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5 Disturbing Facts About Phone Snubbing

1. Depressed people are more likely to Fphub.

Key points

  • "Fphubbing" refers to friend phone snubbing, which is when you engage with your smartphone while ignoring the friends you're with.
  • Depressed and socially anxious people fphub more frequently than those with agreeable personality traits.
  • Constant fphubbing with close friends is tied to lower satisfaction with those relationships.
Photo by fauxels from Pexels / CCO
Source: Photo by fauxels from Pexels / CCO

It’s a familiar scene. A few friends meet up at a cafe. They look at their menus, order their food and then… someone pulls out their phone and spends the next several minutes mindlessly scrolling or checking messages while the others just sit there silently.

If you’ve been in this situation, you’re not alone. Maybe you were the person on your phone, maybe you were the person being ignored. Maybe you’ve been both. Either way, frequent and pervasive friend phone snubbing or “Fphubbing” can and will have a destructive effect on your relationships.

Now a recent study at the University of Georgia gets to the bottom of why some of us just can’t stop Fphubbing, even when we know it’s wrong.

1. Depressed people are more likely to Fphub.

According to the researchers, depressed, neurotic and socially anxious people who prefer online interactions to in-person are more frequent Fphubbers and are also more likely to compulsively use their smartphones.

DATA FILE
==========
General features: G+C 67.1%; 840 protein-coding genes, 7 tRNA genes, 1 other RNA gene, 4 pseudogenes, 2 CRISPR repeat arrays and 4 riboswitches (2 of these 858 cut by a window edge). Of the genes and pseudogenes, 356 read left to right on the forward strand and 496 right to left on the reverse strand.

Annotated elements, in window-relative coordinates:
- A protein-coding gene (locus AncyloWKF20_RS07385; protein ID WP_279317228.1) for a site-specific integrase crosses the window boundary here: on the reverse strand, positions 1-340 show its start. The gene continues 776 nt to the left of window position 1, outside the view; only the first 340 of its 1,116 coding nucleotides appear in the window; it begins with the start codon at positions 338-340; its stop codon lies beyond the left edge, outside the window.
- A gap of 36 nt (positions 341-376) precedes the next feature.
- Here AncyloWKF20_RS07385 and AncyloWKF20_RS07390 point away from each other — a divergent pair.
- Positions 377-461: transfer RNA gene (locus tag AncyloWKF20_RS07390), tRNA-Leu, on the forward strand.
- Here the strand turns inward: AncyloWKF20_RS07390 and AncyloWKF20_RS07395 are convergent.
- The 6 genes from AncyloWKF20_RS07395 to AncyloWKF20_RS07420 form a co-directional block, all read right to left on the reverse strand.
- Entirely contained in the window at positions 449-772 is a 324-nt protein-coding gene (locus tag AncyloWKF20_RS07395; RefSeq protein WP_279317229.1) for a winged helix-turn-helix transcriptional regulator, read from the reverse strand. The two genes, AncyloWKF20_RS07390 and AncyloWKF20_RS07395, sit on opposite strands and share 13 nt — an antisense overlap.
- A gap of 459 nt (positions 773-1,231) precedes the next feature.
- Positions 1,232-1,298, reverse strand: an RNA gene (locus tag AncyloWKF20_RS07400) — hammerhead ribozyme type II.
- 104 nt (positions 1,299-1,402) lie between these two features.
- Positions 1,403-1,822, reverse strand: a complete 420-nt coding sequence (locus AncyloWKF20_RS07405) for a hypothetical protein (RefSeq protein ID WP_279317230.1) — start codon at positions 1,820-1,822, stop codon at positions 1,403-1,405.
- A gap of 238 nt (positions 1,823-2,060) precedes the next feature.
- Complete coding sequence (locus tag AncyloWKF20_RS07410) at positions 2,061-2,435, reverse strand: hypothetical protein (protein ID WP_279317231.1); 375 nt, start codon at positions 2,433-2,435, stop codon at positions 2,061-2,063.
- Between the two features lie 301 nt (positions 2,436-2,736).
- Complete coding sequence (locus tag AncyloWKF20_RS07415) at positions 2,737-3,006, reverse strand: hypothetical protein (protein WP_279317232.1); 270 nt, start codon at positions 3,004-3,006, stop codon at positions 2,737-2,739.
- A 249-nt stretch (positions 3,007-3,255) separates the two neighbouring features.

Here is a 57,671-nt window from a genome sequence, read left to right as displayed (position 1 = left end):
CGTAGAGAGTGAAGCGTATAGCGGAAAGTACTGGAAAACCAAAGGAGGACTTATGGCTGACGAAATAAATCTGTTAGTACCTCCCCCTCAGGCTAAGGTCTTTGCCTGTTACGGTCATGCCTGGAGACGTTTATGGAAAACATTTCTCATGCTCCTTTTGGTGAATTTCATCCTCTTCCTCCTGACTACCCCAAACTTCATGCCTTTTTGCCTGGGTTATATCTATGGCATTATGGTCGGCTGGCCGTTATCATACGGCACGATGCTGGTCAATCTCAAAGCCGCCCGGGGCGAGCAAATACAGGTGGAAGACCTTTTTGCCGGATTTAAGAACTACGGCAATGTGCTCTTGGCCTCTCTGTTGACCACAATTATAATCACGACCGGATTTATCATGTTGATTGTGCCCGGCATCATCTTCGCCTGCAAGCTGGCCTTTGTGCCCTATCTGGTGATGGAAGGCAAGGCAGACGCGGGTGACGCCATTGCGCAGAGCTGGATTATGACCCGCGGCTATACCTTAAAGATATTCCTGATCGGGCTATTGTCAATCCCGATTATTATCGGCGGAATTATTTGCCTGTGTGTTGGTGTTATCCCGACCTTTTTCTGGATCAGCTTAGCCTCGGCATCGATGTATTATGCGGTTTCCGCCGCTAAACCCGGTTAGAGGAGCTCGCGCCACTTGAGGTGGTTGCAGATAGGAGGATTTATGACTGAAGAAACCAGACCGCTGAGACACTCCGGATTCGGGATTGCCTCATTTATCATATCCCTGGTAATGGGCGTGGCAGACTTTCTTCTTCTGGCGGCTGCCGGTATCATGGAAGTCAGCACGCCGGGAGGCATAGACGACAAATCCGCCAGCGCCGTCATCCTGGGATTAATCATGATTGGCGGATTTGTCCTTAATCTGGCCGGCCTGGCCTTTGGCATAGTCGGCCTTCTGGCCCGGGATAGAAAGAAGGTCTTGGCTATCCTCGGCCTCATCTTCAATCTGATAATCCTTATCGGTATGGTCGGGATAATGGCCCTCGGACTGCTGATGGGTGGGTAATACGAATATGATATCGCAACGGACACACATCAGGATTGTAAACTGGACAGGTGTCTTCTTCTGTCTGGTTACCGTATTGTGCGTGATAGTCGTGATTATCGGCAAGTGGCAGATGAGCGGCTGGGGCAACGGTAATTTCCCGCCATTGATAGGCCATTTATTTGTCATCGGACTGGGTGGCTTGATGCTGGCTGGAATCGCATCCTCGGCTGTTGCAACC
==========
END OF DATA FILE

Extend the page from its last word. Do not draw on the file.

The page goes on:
2. Agreeable people don’t Fphub as much.

Meanwhile, people with agreeable personality qualities, such as cooperation, politeness, and friendliness, have lower instances of Fphubbing and generally try to maintain social harmony and avoid conflict. They also consider phone snubbing as rude to the people they’re with.

3. Fphubbing usually happens in groups.

If you’re in a group of three or more, then there’s a good chance at least one person will be guilty of fphubbing. Often, the fphubber assumes that no one will notice because they are in a group environment. This dynamic and rationale is especially prevalent in the workplace, when a colleague is talking, but others are typing away at their screens because they assume that no one is paying attention to them.

4. The more you Fphub, the worse your friendship.

The researchers affirmed previous studies which found that the more people used their phones in the presence of close friends, the lower satisfaction they felt with those relationships. In other words, people use their smartphones as a way to avoid or escape unsatisfying friendships.

5. Turn your phone over.

One simple way to prevent yourself from fphubbing is to turn your phone over. Or better yet, disable the phone and remove it from view. It’s a clear and impactful sign that shows your attention and focus is on the people you’re with. It just might save your friendship.

Facebook image: Prostock-studio/Shutterstock

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